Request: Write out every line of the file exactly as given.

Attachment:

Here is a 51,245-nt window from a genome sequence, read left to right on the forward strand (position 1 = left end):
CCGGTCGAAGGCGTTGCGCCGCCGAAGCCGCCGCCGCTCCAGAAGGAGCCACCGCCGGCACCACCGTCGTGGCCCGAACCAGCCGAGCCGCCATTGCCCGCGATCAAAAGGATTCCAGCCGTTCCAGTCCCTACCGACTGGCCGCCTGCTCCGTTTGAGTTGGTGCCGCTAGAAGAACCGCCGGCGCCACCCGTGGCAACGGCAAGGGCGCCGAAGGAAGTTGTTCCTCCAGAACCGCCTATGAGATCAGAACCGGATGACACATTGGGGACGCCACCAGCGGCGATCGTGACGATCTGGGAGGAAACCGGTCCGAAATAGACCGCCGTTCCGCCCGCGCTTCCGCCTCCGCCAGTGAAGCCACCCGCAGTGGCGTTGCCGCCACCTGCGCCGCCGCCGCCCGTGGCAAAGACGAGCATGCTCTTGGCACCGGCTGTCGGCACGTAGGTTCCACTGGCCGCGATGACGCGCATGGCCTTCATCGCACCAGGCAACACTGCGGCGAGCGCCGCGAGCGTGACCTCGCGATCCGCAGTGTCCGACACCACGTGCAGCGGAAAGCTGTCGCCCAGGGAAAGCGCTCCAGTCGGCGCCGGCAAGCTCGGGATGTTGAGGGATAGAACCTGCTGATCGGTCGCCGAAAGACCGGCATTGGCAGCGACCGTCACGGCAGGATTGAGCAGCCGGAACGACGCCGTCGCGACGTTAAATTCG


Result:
Here is a 51,245-nt window from a genome sequence, read left to right on the forward strand (position 1 = left end):
CCGGTCGAAGGCGTTGCGCCGCCGAAGCCGCCGCCGCTCCAGAAGGAGCCACCGCCGGCACCACCGTCGTGGCCCGAACCAGCCGAGCCGCCATTGCCCGCGATCAAAAGGATTCCAGCCGTTCCAGTCCCTACCGACTGGCCGCCTGCTCCGTTTGAGTTGGTGCCGCTAGAAGAACCGCCGGCGCCACCCGTGGCAACGGCAAGGGCGCCGAAGGAAGTTGTTCCTCCAGAACCGCCTATGAGATCAGAACCGGATGACACATTGGGGACGCCACCAGCGGCGATCGTGACGATCTGGGAGGAAACCGGTCCGAAATAGACCGCCGTTCCGCCCGCGCTTCCGCCTCCGCCAGTGAAGCCACCCGCAGTGGCGTTGCCGCCACCTGCGCCGCCGCCGCCCGTGGCAAAGACGAGCATGCTCTTGGCACCGGCTGTCGGCACGTAGGTTCCACTGGCCGCGATGACGCGCATGGCCTTCATCGCACCAGGCAACACTGCGGCGAGCGCCGCGAGCGTGACCTCGCGATCCGCAGTGTCCGACACCACGTGCAGCGGAAAGCTGTCGCCCAGGGAAAGCGCTCCAGTCGGCGCCGGCAAGCTCGGGATGTTGAGGGATAGAACCTGCTGATCGGTCGCCGAAAGACCGGCATTGGCAGCGACCGTCACGGCAGGATTGAGCAGCCGGAACGACGCCGTCGCGACGTTAAATTCG